Shipments from China are typically received on the West Coast and primarily fuel the need for trucks in cities including Los Angeles, Oakland, Long Beach and Seattle. However, shipments from China are being sold at a much slower pace as a result of recent price rises. In response, the U.S. is acquiring less cargo from China to accommodate the shift in demand. The trucking companies relying on their business around these port cities are feeling this change the hardest, as fewer imports mean fewer truckers needed.

Potential for Growth 

While the West Coast is facing a decrease in business opportunities for truckers, the East Coast is experiencing the opposite. Ports in New York, New Jersey and the Carolinas are experiencing an increase in imports from Europe and Asia. This increase in business along the East Coast presents a potential opportunity for trucking companies to do more business, just in a different area than what they initially planned for. Even though trade between the U.S. and China has slowed down, it is unlikely to ever come to a complete halt and is likely to still be a source of income for many in the trucking industry for years to come.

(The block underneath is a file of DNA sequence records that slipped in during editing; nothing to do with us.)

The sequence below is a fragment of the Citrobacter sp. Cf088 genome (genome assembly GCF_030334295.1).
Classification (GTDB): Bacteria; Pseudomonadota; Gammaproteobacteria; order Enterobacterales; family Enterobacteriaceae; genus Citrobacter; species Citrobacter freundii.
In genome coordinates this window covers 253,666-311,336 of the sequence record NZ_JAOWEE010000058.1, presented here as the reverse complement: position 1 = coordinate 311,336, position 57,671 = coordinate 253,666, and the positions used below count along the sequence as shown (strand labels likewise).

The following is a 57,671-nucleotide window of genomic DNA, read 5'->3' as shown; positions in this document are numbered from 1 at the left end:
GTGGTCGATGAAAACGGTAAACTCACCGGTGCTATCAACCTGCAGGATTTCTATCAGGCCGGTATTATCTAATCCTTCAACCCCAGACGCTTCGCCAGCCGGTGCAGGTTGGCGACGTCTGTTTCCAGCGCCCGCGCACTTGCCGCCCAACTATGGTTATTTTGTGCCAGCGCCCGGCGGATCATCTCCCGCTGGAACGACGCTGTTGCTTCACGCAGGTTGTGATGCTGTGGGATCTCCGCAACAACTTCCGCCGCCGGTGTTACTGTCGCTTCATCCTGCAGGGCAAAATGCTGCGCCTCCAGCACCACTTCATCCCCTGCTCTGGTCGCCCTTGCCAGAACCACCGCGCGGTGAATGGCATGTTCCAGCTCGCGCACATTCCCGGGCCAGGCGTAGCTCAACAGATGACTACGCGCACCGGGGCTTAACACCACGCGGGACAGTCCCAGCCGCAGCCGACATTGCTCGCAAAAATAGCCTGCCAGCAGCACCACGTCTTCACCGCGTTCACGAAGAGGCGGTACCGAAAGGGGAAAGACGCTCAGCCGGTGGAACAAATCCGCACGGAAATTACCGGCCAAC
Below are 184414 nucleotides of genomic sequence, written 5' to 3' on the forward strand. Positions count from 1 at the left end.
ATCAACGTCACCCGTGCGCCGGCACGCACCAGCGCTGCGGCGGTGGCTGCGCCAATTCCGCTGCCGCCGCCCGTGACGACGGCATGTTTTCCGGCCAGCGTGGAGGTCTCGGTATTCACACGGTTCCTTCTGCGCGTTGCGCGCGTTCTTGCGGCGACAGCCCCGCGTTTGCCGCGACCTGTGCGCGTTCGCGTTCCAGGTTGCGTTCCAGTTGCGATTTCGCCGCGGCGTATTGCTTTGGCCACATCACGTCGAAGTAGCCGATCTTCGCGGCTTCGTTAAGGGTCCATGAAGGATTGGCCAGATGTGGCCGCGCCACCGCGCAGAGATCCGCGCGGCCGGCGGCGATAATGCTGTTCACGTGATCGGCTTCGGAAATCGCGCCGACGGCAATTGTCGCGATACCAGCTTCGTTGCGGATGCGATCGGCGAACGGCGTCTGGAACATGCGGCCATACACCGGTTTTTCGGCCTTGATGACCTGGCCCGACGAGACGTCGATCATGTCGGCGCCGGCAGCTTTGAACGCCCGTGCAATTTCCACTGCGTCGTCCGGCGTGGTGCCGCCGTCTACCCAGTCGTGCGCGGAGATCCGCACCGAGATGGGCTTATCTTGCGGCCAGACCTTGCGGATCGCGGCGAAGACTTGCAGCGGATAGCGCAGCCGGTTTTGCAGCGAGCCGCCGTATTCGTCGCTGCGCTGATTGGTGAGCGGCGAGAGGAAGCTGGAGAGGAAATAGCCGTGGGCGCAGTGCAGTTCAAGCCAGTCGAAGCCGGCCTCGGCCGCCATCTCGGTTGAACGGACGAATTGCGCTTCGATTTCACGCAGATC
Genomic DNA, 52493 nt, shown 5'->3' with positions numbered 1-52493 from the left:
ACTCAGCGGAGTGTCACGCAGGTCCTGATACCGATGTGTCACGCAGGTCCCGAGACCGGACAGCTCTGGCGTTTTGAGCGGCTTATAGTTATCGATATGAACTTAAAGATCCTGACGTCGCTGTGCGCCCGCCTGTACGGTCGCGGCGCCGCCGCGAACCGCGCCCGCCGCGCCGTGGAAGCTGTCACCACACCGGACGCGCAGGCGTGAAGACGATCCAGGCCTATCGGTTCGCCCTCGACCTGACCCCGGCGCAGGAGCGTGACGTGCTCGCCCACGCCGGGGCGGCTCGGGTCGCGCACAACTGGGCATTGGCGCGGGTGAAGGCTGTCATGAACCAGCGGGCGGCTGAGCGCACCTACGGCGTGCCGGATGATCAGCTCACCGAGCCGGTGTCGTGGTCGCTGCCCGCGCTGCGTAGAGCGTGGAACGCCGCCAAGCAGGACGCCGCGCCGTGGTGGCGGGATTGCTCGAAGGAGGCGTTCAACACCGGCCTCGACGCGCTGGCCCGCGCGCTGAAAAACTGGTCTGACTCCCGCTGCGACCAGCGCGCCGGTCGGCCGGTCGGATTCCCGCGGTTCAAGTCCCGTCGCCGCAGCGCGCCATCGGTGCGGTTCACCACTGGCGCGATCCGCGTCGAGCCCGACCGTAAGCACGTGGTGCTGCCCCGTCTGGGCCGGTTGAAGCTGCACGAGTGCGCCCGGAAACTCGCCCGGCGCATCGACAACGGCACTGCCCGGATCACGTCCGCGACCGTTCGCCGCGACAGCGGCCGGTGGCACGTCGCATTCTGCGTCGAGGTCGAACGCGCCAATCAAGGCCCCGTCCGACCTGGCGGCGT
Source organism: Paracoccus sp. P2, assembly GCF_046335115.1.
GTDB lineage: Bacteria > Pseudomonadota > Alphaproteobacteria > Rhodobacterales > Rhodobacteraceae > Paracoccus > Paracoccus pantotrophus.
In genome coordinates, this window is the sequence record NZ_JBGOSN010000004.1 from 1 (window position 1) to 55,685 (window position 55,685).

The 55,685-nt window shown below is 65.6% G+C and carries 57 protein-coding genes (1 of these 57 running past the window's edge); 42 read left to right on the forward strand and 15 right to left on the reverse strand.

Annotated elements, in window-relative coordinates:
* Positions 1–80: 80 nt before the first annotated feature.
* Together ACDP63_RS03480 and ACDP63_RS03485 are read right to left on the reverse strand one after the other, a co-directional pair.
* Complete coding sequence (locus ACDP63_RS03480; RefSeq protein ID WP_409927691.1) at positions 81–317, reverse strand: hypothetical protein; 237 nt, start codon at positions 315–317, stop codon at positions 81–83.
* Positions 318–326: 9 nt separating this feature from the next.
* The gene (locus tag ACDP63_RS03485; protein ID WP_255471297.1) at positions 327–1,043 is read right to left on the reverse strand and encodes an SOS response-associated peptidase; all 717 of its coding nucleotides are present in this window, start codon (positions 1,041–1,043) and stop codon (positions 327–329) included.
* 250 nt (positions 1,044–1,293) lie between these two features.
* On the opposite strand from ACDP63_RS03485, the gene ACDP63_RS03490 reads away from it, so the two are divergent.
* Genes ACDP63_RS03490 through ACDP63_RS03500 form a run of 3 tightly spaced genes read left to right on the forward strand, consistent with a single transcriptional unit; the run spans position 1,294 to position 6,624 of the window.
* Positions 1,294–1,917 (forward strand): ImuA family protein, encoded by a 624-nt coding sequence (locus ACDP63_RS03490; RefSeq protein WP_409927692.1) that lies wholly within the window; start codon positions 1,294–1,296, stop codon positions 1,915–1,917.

Adjusting to Change

As the number of imports and exports rapidly change in response to the implementation of new tariffs, it is extremely important for companies to manage their transportation processes. Integrating technology like Kuebix TMS in place of traditionally manual processes can help establish visibility through the entire supply chain and offer better control over such rapidly evolving operations.

Gartner Supply Chain Executive Conference 2019 - Kuebix TMS

Join Kuebix at the Gartner Supply Chain Executive Conference 2019